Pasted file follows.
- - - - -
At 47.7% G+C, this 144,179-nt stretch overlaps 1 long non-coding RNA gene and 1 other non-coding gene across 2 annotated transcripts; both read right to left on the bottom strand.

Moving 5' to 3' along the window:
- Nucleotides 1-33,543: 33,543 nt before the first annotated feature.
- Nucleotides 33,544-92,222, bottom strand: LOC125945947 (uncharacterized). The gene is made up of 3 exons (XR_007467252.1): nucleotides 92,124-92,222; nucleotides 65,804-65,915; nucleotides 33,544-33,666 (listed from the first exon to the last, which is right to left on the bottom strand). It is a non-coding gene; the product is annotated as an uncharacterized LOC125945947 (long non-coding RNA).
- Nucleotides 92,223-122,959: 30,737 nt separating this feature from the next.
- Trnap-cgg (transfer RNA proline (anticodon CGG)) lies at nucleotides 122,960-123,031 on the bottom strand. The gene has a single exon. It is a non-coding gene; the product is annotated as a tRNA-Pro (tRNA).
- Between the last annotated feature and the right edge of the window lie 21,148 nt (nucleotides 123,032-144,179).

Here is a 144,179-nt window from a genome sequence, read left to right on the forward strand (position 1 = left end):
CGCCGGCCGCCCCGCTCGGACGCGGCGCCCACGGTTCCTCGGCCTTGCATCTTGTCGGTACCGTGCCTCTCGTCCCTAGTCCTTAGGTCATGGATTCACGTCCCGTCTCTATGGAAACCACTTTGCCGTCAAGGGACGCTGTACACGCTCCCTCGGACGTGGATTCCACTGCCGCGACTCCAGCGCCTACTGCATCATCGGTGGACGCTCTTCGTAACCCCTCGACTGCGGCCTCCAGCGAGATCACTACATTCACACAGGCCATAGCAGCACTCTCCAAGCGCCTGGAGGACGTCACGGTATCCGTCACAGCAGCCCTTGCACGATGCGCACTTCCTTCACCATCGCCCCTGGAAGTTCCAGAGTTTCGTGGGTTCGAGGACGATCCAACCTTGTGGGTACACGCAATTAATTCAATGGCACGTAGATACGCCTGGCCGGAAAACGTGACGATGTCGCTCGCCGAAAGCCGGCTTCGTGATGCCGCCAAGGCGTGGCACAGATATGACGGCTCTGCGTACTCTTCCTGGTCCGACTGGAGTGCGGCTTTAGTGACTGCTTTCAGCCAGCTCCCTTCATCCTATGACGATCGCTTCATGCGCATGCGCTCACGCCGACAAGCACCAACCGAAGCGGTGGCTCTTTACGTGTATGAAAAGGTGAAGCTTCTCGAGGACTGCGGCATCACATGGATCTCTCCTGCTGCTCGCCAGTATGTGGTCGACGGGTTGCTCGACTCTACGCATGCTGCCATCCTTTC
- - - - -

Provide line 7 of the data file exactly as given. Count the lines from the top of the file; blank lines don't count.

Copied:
- Between the last annotated feature and the right edge of the window lie 21,148 nt (nucleotides 123,032-144,179).